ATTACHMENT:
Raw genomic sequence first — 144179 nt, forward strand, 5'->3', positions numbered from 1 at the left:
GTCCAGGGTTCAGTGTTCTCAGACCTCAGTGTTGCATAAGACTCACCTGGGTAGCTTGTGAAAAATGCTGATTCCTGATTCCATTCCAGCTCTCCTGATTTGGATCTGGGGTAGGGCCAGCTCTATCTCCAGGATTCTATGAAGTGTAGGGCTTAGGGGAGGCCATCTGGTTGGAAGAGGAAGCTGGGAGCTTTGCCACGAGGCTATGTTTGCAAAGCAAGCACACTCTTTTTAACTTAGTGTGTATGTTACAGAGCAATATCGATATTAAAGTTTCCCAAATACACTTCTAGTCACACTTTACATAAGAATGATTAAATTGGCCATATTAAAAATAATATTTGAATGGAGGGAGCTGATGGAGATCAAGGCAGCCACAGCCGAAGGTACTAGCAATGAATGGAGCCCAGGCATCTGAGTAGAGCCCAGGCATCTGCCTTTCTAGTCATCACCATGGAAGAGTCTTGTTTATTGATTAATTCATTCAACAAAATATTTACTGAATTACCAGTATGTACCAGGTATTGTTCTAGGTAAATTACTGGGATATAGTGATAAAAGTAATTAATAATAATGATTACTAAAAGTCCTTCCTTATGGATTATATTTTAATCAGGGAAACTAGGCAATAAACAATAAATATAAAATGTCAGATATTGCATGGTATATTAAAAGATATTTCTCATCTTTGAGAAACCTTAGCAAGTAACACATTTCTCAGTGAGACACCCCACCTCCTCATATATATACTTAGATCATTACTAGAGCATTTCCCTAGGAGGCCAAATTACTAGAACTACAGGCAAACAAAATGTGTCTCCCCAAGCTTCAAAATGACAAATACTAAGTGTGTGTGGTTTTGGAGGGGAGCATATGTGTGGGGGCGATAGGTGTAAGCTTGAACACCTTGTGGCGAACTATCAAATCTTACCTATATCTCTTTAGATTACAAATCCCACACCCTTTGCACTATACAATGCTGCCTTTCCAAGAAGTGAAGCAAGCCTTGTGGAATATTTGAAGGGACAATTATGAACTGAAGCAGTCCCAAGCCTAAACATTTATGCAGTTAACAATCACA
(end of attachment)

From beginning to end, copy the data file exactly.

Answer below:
Raw genomic sequence first — 144179 nt, forward strand, 5'->3', positions numbered from 1 at the left:
GTCCAGGGTTCAGTGTTCTCAGACCTCAGTGTTGCATAAGACTCACCTGGGTAGCTTGTGAAAAATGCTGATTCCTGATTCCATTCCAGCTCTCCTGATTTGGATCTGGGGTAGGGCCAGCTCTATCTCCAGGATTCTATGAAGTGTAGGGCTTAGGGGAGGCCATCTGGTTGGAAGAGGAAGCTGGGAGCTTTGCCACGAGGCTATGTTTGCAAAGCAAGCACACTCTTTTTAACTTAGTGTGTATGTTACAGAGCAATATCGATATTAAAGTTTCCCAAATACACTTCTAGTCACACTTTACATAAGAATGATTAAATTGGCCATATTAAAAATAATATTTGAATGGAGGGAGCTGATGGAGATCAAGGCAGCCACAGCCGAAGGTACTAGCAATGAATGGAGCCCAGGCATCTGAGTAGAGCCCAGGCATCTGCCTTTCTAGTCATCACCATGGAAGAGTCTTGTTTATTGATTAATTCATTCAACAAAATATTTACTGAATTACCAGTATGTACCAGGTATTGTTCTAGGTAAATTACTGGGATATAGTGATAAAAGTAATTAATAATAATGATTACTAAAAGTCCTTCCTTATGGATTATATTTTAATCAGGGAAACTAGGCAATAAACAATAAATATAAAATGTCAGATATTGCATGGTATATTAAAAGATATTTCTCATCTTTGAGAAACCTTAGCAAGTAACACATTTCTCAGTGAGACACCCCACCTCCTCATATATATACTTAGATCATTACTAGAGCATTTCCCTAGGAGGCCAAATTACTAGAACTACAGGCAAACAAAATGTGTCTCCCCAAGCTTCAAAATGACAAATACTAAGTGTGTGTGGTTTTGGAGGGGAGCATATGTGTGGGGGCGATAGGTGTAAGCTTGAACACCTTGTGGCGAACTATCAAATCTTACCTATATCTCTTTAGATTACAAATCCCACACCCTTTGCACTATACAATGCTGCCTTTCCAAGAAGTGAAGCAAGCCTTGTGGAATATTTGAAGGGACAATTATGAACTGAAGCAGTCCCAAGCCTAAACATTTATGCAGTTAACAATCACA